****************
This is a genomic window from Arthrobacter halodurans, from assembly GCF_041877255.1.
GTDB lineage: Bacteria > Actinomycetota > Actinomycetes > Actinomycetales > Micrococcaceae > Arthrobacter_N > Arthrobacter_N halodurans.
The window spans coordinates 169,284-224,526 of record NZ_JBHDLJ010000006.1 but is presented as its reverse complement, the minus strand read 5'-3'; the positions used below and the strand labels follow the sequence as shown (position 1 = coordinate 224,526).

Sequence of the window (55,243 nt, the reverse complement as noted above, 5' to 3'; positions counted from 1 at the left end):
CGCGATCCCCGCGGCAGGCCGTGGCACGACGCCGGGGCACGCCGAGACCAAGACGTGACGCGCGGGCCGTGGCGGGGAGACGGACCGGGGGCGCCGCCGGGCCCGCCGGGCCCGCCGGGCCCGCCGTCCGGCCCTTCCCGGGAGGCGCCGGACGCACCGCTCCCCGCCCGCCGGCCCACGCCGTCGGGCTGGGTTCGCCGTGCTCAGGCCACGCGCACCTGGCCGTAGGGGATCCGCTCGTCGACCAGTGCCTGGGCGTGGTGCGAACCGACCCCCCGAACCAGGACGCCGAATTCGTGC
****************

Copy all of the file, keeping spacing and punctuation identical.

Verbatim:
This is a genomic window from Arthrobacter halodurans, from assembly GCF_041877255.1.
GTDB lineage: Bacteria > Actinomycetota > Actinomycetes > Actinomycetales > Micrococcaceae > Arthrobacter_N > Arthrobacter_N halodurans.
The window spans coordinates 169,284-224,526 of record NZ_JBHDLJ010000006.1 but is presented as its reverse complement, the minus strand read 5'-3'; the positions used below and the strand labels follow the sequence as shown (position 1 = coordinate 224,526).

Sequence of the window (55,243 nt, the reverse complement as noted above, 5' to 3'; positions counted from 1 at the left end):
CGCGATCCCCGCGGCAGGCCGTGGCACGACGCCGGGGCACGCCGAGACCAAGACGTGACGCGCGGGCCGTGGCGGGGAGACGGACCGGGGGCGCCGCCGGGCCCGCCGGGCCCGCCGGGCCCGCCGTCCGGCCCTTCCCGGGAGGCGCCGGACGCACCGCTCCCCGCCCGCCGGCCCACGCCGTCGGGCTGGGTTCGCCGTGCTCAGGCCACGCGCACCTGGCCGTAGGGGATCCGCTCGTCGACCAGTGCCTGGGCGTGGTGCGAACCGACCCCCCGAACCAGGACGCCGAATTCGTGC